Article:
How to determine if my emplyoer is a California employer. It has an office in California. Does it make it a California employer.
A: Yes, because it is employing you from California, and you are a California resident. A person is an employee in the state where they perform personal services for their employer, and that person is subject to the law of the jurisdiction -- which is California.
The state with jurisdiction, however, cannot interfere with a preexisting contract, under the U.S. Constitution Obligations of Contract clause. However, the state does not have to interpret the contract in conflict with its own laws where the contract is being applied to a California resident and employee, because to do so would permit other jurisdictions to impose their laws on California and its residents, in circumstances where neither employer nor employee have any connection to another jurisdiction. Therefore, if you are a resident of California, working for an employer located in California, then the noncompete is void. Period.
My current project is also in California. The new company that I am joining has its main office in Massachussets but the project location is New Jersey. I may not move to New Jersey for 180 days but may travel to New Jersey from Monday to Thursday.
A: If you work for a MA employer in NJ, then the noncompete can be enforced against you. Only NJ law matters, because that is where services are being performed.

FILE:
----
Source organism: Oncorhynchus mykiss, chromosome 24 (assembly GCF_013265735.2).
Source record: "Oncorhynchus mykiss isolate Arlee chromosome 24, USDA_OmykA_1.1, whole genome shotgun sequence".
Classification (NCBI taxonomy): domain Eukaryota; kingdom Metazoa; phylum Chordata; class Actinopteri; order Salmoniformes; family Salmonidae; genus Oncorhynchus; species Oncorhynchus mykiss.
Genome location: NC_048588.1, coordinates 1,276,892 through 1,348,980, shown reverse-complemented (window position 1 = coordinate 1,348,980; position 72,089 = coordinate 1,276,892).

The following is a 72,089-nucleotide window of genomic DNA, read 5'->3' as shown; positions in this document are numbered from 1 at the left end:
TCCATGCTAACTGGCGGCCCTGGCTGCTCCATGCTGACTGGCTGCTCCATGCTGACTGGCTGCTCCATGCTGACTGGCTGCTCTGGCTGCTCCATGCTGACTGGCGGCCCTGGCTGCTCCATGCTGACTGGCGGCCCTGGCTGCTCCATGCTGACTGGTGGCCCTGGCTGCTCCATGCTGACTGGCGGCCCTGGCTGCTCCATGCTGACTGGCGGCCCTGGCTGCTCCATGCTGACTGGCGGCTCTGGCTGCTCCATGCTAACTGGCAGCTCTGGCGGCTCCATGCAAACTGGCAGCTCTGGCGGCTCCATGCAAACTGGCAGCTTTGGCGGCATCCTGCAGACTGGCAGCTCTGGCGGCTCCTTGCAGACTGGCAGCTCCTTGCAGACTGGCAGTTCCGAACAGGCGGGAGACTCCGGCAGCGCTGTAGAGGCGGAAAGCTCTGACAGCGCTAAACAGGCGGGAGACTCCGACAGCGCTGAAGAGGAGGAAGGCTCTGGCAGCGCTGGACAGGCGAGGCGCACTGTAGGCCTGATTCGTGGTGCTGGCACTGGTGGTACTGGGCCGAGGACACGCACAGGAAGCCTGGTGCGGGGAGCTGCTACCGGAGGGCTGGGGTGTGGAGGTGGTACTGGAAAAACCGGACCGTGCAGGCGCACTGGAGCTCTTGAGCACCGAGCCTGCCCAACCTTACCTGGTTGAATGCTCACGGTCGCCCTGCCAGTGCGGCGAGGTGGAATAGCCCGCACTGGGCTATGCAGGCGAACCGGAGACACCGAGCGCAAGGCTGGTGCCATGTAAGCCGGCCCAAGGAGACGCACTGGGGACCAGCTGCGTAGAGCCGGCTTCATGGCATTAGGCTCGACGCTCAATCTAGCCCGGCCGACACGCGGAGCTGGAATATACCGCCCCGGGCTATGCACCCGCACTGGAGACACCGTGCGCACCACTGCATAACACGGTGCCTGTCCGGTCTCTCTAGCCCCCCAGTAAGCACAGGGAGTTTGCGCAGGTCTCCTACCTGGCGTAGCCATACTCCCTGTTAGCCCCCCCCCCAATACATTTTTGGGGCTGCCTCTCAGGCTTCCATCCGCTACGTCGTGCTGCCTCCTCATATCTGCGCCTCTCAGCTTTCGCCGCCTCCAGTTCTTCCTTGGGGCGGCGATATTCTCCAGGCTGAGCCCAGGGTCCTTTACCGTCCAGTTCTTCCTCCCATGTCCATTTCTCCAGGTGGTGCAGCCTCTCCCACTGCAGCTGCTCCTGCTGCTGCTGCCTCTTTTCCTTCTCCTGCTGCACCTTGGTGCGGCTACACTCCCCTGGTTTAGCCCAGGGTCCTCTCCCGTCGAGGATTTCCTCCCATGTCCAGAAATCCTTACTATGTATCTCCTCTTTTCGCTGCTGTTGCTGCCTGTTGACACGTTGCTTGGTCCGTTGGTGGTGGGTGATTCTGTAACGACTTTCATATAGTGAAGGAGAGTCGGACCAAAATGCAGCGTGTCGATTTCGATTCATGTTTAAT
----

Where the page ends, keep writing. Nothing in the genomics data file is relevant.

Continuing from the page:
What is the 180 day rule.
A: There is no rule. The noncompete terms that you provided states thst your obligation to forebear from competing extends for 180 days after your termination from employment. So, after 180 days, you can work for whomever and wherever you want without further liability.
Also, the offer letter specifically states the governing law for the non compete clause. It states that the restrictive covenants shall be governed by and construed in accordance with the law of the jurisdiction that best gives them effect.
A: NJ law recognizes noncompetes. If you work in NJ full time, for an MA employer, then you are at risk, because you cannot rely on California law to protect you.
Would it mean that the company can use any jurisdiction that serves them best. The company has several US offices.
A: It means that the employer will try to use the jurisdiction that serve it best -- but, in California, the contract terms are void. Period.
BotXXXXX XXXXXne. If you work in California, you can tell the employer to stick it. If you work somewhere else, except on a temporary basis for a California employer, then you are at risk.
After 180 days, you're free.
Best of luck.